Why “Be Good” Isn’t Good Advice to Children

BE-GOOD Image for post

  • “I need you to be good in the grocery store.”
  • “Be good for the babysitter, okay?”
  • “Why can’t you just be good today?”

Parents in every U.S. city tell, ask, and bribe children to “be good” every single day. But does it work? For a few kids, this simple phrase might produce positive outcomes, but for the majority of children, the term “be good” doesn’t help them work towards “good” behavior.

Parents, have you told your child to “be good” and within minutes found yourself disappointed or surprised about your child’s “ungood” behavior. Maybe the last time this happened, your child was walking into a cousin’s birthday party. Possibly it was while you were shopping . It might have been in the morning as your child was headed to school. But later you learned that your child misbehaved a little or a lot. Do you often wonder why your child can’t follow simple instructions such as “be good?” If so, I think I can offer some understanding.

There are two main reasons why saying “be good” to children doesn’t produce good behavior. Read on to learn why and what you can do instead to get better results and teach your child important life skills.

#1 Reason Why “Be Good” Doesn’t Help Kids

The first reason why “be good” doesn’t work is one that’s relevant no matter what discipline philosophy you choose. The main problem with “be good” is a lack of effective communication. “Be good” is abstract and too general for kids to truly understand. It’s almost like saying, “Okay, read my mind and act the way I’d like you to act.” Many parents might argue that kids know what the parent means when the parents states, “be good.” I disagree.

Here’s where I borrow my favorite quote from brain researcher John Medina, author of the books, Brain Rules and Brain Rules for Babies  – “what is obvious to you is obvious to you.” Your child can not read your mind. Most likely your child does want to be good. However, you aren’t offering your child usable information when you give the vague directions, “be good.”

#2 Reason Why “Be Good” Doesn’t Help Kids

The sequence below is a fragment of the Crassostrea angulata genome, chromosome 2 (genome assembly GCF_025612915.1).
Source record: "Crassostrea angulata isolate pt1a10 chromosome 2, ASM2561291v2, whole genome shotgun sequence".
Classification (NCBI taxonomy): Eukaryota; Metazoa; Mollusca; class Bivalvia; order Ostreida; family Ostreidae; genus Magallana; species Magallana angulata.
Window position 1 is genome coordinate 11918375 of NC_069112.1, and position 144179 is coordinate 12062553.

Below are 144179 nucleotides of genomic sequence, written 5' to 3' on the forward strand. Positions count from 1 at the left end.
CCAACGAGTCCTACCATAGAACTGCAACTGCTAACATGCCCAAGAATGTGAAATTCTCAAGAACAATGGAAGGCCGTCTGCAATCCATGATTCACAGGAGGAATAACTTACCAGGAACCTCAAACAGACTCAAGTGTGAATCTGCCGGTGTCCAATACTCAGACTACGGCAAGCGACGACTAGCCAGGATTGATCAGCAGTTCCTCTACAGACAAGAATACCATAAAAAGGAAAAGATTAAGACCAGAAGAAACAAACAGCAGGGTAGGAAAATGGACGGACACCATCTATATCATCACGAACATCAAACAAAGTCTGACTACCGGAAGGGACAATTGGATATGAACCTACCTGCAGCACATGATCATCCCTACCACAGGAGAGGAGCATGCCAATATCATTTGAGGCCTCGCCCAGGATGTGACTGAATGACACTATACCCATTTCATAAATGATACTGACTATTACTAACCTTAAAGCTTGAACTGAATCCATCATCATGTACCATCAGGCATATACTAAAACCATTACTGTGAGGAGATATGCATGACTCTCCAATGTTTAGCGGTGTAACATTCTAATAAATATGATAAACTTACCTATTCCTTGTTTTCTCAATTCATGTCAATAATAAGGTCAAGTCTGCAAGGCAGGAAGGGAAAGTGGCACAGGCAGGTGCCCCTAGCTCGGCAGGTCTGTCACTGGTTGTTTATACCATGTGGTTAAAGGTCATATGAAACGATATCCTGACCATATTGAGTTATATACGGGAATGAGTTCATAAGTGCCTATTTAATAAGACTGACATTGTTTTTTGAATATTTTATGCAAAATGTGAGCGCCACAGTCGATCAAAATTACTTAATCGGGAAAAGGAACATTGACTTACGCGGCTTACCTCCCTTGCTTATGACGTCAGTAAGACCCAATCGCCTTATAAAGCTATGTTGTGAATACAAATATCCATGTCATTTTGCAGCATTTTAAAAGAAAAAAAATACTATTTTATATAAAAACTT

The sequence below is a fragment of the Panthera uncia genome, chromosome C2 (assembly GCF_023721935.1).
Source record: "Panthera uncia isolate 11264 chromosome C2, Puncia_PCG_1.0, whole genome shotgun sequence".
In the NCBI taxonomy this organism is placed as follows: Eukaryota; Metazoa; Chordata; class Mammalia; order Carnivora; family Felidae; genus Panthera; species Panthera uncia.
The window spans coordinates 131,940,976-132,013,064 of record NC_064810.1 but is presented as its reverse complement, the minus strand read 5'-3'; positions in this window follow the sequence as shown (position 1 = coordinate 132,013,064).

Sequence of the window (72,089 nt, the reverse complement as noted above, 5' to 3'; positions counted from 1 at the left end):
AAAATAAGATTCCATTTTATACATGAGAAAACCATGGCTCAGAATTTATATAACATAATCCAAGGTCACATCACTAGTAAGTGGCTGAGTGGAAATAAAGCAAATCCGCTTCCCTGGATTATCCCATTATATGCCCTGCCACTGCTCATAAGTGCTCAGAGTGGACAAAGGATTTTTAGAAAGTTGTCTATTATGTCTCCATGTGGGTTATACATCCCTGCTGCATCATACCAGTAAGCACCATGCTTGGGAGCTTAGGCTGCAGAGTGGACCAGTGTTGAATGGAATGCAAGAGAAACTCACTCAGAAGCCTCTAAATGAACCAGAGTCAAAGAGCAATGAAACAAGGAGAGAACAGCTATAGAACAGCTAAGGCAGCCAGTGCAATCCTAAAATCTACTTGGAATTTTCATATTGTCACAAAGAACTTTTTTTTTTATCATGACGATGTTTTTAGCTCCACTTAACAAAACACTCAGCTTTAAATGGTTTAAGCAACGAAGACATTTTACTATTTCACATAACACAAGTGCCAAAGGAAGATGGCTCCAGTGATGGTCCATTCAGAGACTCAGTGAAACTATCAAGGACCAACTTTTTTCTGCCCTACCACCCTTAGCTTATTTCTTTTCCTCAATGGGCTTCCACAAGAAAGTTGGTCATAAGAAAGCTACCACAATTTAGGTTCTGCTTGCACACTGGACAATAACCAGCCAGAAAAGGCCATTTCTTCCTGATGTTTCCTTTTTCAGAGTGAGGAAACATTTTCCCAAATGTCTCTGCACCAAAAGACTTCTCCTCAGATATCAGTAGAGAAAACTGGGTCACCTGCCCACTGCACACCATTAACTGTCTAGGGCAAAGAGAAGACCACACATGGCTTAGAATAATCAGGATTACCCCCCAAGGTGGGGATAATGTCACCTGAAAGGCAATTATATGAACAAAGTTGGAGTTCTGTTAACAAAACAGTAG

The second reason why “be good” doesn’t work is one that relates to Positive Discipline parenting and a few other non-traditional parenting philosophies. When parents want kids to “be good,” the basic message conveyed is “don’t screw up” or “get it right.” Besides being a vague message, this message is also unrealistic. Are you truly asking your child, who has limited social and emotional skills, to know what to do all day long? It’s not possible. That’s why your kids need you – to help them learn!

Most kids aren’t capable of being good for extended periods of time. That’s why kids require lots of supervision and tons of teaching, healthy modeling and opportunities to practice skills. Kids are going to make lots of mistakes while learning about the world and the culture in which they’re being raised. Your child will find himself (or herself) in plenty of situations where he doesn’t know what to do – because he doesn’t have the skills or the life experience to know what to do. Your child doesn’t have the life experience that you have and is still figuring out how the world works. (Hey I’m almost half a century old and I’m positive that I’m still figuring out -on many levels- how the world works.)

I still make mistakes and at times blurt out comments that don’t sound super eloquent or ultra-friendly. Although I do my best everyday, I’m not capable of being good all the time. (Thank goodness I’ve learned the 3 R’s of Recovery from mistakes.)

What to Say to Kids Instead of “Be Good”

So what can parents say to kids that might be more helpful than “be good?” Read my follow-up article, 5 Alternatives to Saying “Be Good” to Kids to learn some new strategies to try instead of saying “be good.”

Kelly Pfeiffer

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